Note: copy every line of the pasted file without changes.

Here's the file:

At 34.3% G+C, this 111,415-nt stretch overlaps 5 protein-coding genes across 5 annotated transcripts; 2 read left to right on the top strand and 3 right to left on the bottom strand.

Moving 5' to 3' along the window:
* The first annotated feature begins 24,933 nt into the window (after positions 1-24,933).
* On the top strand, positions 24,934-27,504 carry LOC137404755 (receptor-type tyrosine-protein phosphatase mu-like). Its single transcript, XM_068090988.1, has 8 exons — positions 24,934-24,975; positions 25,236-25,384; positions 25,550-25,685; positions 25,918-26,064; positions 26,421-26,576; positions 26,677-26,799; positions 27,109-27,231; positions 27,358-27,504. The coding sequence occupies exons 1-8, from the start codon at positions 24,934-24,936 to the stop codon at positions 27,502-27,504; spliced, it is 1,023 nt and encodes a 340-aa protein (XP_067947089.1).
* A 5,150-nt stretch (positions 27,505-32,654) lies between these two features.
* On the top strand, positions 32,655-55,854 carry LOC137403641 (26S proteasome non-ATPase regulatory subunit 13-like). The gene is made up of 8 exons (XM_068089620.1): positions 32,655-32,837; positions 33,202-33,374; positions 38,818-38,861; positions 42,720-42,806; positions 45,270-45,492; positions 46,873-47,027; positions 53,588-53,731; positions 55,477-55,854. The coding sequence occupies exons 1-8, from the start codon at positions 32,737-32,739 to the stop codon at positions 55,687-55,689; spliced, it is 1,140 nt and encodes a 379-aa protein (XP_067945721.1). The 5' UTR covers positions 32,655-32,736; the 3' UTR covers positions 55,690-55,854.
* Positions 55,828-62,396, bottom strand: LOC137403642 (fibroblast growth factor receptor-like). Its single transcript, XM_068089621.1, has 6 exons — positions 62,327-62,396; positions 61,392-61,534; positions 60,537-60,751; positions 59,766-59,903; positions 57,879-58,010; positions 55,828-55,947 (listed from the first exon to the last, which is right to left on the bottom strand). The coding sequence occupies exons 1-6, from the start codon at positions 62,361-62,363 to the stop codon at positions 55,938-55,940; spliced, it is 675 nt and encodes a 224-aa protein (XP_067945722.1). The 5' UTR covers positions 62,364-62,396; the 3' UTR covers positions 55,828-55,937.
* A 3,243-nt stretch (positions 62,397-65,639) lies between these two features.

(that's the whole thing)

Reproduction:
At 34.3% G+C, this 111,415-nt stretch overlaps 5 protein-coding genes across 5 annotated transcripts; 2 read left to right on the top strand and 3 right to left on the bottom strand.

Moving 5' to 3' along the window:
* The first annotated feature begins 24,933 nt into the window (after positions 1-24,933).
* On the top strand, positions 24,934-27,504 carry LOC137404755 (receptor-type tyrosine-protein phosphatase mu-like). Its single transcript, XM_068090988.1, has 8 exons — positions 24,934-24,975; positions 25,236-25,384; positions 25,550-25,685; positions 25,918-26,064; positions 26,421-26,576; positions 26,677-26,799; positions 27,109-27,231; positions 27,358-27,504. The coding sequence occupies exons 1-8, from the start codon at positions 24,934-24,936 to the stop codon at positions 27,502-27,504; spliced, it is 1,023 nt and encodes a 340-aa protein (XP_067947089.1).
* A 5,150-nt stretch (positions 27,505-32,654) lies between these two features.
* On the top strand, positions 32,655-55,854 carry LOC137403641 (26S proteasome non-ATPase regulatory subunit 13-like). The gene is made up of 8 exons (XM_068089620.1): positions 32,655-32,837; positions 33,202-33,374; positions 38,818-38,861; positions 42,720-42,806; positions 45,270-45,492; positions 46,873-47,027; positions 53,588-53,731; positions 55,477-55,854. The coding sequence occupies exons 1-8, from the start codon at positions 32,737-32,739 to the stop codon at positions 55,687-55,689; spliced, it is 1,140 nt and encodes a 379-aa protein (XP_067945721.1). The 5' UTR covers positions 32,655-32,736; the 3' UTR covers positions 55,690-55,854.
* Positions 55,828-62,396, bottom strand: LOC137403642 (fibroblast growth factor receptor-like). Its single transcript, XM_068089621.1, has 6 exons — positions 62,327-62,396; positions 61,392-61,534; positions 60,537-60,751; positions 59,766-59,903; positions 57,879-58,010; positions 55,828-55,947 (listed from the first exon to the last, which is right to left on the bottom strand). The coding sequence occupies exons 1-6, from the start codon at positions 62,361-62,363 to the stop codon at positions 55,938-55,940; spliced, it is 675 nt and encodes a 224-aa protein (XP_067945722.1). The 5' UTR covers positions 62,364-62,396; the 3' UTR covers positions 55,828-55,937.
* A 3,243-nt stretch (positions 62,397-65,639) lies between these two features.